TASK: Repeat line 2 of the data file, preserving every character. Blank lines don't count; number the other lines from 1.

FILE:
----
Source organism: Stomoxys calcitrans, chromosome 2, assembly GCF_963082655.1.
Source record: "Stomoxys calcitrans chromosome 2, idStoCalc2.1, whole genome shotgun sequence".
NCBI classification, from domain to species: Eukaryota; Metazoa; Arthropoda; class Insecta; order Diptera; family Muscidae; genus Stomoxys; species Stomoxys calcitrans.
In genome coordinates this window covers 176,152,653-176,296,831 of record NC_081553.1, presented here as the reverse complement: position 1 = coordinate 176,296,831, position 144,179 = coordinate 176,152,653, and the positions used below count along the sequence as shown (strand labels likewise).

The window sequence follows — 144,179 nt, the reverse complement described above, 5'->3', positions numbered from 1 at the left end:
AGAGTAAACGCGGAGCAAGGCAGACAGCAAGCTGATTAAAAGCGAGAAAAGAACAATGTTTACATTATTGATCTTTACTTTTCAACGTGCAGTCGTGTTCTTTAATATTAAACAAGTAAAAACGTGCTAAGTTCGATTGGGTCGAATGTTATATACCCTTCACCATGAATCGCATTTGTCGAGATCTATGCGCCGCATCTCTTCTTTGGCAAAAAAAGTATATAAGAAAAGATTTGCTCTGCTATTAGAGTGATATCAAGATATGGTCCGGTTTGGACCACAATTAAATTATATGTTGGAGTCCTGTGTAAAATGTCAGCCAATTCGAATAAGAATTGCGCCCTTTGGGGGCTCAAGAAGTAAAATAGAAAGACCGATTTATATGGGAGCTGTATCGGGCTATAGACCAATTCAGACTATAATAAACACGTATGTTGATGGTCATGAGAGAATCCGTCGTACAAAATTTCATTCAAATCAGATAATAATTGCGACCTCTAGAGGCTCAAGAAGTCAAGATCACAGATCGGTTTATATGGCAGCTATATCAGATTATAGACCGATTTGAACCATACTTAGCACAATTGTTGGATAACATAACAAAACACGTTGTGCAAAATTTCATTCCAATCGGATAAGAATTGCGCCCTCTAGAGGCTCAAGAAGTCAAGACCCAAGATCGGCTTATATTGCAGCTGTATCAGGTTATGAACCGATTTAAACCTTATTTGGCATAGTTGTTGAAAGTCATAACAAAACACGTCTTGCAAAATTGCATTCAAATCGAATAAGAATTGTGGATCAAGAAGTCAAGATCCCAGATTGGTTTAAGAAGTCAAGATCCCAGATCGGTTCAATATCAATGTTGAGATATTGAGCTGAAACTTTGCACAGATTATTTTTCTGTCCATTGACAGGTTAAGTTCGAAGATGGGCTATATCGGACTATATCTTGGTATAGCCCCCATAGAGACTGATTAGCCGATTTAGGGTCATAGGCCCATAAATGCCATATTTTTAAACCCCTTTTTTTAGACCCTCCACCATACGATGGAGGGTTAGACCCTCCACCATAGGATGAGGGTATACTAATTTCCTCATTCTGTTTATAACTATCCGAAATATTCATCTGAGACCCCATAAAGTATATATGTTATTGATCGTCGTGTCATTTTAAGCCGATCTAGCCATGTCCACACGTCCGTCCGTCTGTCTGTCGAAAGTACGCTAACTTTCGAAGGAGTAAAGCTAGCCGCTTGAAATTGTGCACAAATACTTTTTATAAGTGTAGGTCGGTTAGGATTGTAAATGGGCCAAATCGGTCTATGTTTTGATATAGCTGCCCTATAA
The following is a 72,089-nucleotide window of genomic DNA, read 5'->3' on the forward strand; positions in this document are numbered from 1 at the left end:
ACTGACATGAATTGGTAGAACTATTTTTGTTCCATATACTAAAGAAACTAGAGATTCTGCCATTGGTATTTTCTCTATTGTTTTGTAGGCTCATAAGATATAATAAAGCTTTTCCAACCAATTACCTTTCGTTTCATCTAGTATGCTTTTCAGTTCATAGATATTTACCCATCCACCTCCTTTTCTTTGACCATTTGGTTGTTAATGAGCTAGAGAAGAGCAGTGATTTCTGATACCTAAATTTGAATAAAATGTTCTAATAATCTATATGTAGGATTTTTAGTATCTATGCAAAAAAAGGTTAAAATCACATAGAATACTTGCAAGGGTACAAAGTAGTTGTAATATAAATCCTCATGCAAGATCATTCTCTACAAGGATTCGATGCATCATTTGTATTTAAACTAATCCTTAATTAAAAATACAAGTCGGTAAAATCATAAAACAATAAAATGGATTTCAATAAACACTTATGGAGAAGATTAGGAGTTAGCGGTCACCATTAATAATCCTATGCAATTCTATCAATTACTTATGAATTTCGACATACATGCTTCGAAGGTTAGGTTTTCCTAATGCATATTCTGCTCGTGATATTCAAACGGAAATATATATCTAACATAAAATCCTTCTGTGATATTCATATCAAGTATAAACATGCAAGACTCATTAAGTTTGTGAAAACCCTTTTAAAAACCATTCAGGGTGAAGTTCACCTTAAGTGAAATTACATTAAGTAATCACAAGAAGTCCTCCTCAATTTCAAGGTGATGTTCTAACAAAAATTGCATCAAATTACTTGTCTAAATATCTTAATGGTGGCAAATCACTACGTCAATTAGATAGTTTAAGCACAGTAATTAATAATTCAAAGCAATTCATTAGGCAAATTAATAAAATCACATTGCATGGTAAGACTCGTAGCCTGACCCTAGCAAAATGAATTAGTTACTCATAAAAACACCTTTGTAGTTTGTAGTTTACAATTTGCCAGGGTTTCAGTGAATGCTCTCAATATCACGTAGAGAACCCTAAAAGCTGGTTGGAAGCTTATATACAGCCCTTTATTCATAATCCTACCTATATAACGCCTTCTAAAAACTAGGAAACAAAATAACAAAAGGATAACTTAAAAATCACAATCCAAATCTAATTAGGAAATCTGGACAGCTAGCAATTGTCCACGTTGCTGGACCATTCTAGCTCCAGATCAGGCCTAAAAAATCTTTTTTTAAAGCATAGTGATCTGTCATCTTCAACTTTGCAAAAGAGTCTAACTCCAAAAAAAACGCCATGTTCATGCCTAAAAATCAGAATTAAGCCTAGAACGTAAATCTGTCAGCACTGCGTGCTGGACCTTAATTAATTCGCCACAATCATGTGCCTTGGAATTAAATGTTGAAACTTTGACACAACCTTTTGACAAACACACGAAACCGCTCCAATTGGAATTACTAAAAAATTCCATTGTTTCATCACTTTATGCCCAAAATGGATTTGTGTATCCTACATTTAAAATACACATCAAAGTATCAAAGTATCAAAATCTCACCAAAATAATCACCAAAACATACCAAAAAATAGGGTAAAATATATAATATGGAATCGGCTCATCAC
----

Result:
Source record: "Stomoxys calcitrans chromosome 2, idStoCalc2.1, whole genome shotgun sequence".